Melting Horizons: A DCSEU Program Manager's Eye-Opening Journey to Antarctica’s Changing Ecosystem

Tags: earth day, antarctica, climate change

This Earth Month, we shine a spotlight on Doug Abbott, DCSEU Program Manager, whose recent journey to Antarctica illustrates the impact of climate change worldwide.

Doug Abbott, DCSEU Program Manager, on a trip to Antarctica in February 2024

Like many of my colleagues, I am passionate about DCSEU’s work because it helps mitigate the effects of climate change. Some climate impacts hit close to home as we’ve seen with DC’s progressively hotter summers and higher water levels forcing the removal of 158 Tidal Basin cherry blossom trees. Others, like the climate impacts on ecosystems in sparsely populated areas can feel distant – until you see them up close. 

This February, my partner and I jumped on an opportunity to visit Antarctica, fulfilling one of my lifelong dreams. Over a week, we ventured progressively southward, taking part in daily land excursions, zodiac tours, and kayaking trips. Each day, we were immersed in a unique and astoundingly beautiful landscape - piercing blue water dotted with icebergs bigger than our ship and lined with mountains almost completely enveloped by mile-high glaciers. We meandered among gentoo, adelie, and chinstrap penguins, watched lounging crabeater, fur, leopard, and elephant seals, and spotted orca, humpback, and minke whales gliding through the water.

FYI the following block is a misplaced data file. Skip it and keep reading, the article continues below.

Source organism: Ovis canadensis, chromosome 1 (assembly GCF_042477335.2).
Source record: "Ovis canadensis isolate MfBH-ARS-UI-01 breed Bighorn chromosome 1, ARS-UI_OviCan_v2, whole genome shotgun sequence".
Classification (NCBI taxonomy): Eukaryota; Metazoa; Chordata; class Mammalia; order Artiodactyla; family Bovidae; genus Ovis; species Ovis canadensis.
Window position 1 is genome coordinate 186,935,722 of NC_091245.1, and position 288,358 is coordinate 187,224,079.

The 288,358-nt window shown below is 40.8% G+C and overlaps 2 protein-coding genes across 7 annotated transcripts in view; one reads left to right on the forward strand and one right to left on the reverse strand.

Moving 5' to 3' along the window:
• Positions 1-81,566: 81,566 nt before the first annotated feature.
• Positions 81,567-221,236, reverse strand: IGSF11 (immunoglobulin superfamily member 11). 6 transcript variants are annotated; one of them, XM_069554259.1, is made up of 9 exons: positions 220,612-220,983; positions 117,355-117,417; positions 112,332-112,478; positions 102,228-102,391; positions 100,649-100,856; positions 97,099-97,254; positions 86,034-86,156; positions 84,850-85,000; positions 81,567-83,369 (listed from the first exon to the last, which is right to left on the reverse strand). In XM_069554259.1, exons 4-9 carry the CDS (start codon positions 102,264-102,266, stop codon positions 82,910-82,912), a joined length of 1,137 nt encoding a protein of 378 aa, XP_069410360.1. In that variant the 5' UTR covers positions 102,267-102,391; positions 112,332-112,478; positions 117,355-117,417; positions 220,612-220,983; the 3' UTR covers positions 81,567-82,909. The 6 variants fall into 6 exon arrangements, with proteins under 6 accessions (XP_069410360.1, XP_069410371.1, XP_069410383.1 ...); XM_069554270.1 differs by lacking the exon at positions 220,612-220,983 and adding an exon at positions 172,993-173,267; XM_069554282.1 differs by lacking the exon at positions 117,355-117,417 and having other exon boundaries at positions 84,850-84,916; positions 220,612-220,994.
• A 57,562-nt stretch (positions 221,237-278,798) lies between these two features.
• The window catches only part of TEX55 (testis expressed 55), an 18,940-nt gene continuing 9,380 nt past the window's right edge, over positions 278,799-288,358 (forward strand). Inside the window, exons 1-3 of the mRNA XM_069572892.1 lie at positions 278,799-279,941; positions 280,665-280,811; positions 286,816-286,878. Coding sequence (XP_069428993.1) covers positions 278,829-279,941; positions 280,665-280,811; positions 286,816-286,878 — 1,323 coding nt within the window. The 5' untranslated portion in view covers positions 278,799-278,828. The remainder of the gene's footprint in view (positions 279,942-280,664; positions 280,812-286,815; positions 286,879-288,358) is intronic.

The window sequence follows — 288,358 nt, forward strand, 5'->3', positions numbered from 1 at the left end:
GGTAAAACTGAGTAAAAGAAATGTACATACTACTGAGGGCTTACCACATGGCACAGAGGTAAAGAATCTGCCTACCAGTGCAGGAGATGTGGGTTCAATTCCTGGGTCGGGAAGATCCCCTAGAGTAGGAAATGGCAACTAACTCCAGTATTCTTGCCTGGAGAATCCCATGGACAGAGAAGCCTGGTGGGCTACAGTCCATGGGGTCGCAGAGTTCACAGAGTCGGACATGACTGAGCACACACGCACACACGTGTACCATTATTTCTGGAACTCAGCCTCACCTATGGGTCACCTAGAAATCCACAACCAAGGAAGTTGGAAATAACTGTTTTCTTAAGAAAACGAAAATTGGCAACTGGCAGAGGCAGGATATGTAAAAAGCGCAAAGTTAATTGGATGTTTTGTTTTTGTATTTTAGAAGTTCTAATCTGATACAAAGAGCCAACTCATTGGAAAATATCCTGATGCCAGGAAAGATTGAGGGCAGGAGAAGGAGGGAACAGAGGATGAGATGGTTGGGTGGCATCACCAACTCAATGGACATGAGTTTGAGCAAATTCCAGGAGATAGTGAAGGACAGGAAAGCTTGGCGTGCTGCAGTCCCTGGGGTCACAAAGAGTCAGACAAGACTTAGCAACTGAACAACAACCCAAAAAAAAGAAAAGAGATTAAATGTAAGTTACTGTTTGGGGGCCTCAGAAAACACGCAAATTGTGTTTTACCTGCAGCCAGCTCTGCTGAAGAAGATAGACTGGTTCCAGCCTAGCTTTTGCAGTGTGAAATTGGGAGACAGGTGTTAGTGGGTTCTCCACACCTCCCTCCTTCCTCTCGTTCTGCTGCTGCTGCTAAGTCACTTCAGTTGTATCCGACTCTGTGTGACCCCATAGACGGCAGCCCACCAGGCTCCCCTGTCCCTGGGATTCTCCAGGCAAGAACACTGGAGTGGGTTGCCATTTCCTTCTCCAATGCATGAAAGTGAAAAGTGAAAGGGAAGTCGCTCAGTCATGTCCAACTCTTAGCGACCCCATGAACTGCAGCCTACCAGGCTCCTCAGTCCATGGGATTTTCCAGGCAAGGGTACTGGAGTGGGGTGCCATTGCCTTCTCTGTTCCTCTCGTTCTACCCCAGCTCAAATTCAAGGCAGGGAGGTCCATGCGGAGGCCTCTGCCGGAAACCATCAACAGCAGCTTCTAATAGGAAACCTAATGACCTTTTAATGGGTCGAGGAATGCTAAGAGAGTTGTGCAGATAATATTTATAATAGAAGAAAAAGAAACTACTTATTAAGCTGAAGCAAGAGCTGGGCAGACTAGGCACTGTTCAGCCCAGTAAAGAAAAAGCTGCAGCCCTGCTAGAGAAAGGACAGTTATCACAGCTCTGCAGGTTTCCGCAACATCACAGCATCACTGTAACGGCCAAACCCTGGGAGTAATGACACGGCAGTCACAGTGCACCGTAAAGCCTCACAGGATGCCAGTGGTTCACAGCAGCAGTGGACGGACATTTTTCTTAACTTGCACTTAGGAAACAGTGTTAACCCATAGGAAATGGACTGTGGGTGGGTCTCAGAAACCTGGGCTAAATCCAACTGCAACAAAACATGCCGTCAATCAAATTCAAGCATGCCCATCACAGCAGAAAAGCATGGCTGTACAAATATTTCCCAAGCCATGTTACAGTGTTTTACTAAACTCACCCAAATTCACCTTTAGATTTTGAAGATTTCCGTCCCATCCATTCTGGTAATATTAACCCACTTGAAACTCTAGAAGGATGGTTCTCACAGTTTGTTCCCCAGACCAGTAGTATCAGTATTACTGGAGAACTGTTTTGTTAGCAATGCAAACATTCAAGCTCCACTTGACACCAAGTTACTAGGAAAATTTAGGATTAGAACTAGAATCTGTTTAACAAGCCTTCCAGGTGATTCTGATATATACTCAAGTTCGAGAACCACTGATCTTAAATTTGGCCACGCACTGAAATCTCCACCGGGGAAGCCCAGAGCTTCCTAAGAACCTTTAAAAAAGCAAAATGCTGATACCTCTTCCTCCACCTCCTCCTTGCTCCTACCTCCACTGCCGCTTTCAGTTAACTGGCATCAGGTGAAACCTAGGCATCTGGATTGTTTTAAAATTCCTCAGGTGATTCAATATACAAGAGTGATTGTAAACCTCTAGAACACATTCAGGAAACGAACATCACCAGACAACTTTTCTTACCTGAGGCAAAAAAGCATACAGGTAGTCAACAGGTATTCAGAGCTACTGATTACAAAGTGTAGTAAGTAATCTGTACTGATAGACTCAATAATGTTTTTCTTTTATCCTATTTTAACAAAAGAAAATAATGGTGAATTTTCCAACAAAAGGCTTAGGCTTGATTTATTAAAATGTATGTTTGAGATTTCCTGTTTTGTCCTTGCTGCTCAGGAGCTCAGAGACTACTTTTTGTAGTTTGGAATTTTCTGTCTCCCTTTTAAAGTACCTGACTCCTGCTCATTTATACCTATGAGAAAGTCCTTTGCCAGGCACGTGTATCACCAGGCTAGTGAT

Despite the seeming abundance of wildlife and overwhelming scale of the ice, the guides on the trip pointed out the fingerprints of climate change. We saw red and green snow algae everywhere we went, flourishing in the warmer temperatures while reducing the snow’s ability to reflect sunlight back into space, causing it to absorb more heat and melt at an increased rate. The lost snow and ice due to algae and a generally warmer climate was particularly evident at Stonington Island where, in the 1940s, the glacial ice was so thick that it served as a runway for research planes. Today, it is open water. 


The multiple snowy and rainy days during our trip were another indicator. An experienced guide noted that when he started working in Antarctica 20 years ago, he rarely saw snow and never saw rain. Today’s warmer air holds more moisture, resulting in increased precipitation which is, in turn, shrinking adelie penguin populations. Adelie chicks’ feathers are not waterproof when they hatch, and getting wet in freezing temperatures can be deadly. One colony we visited has experienced a roughly 11 percent drop in population due in part to precipitation. 

Climate change is also threatening the Antarctic Peninsula’s krill population, the primary food source for almost every other animal in the region. Warming temperatures have decreased the amount of both sea ice, which krill use for shelter in winter, and the algae that they eat. If the krill population drops, so too do the populations of nearly every other animal in the peninsula. 

Seeing these impacts firsthand reinforced the urgency behind our work at DCSEU. We know our programs help our community by lowering energy bills and making properties safer and healthier. But our work also has a global impact, reducing DC’s greenhouse gases and lessening climate impacts on fragile ecosystems throughout the world like Antarctica. 

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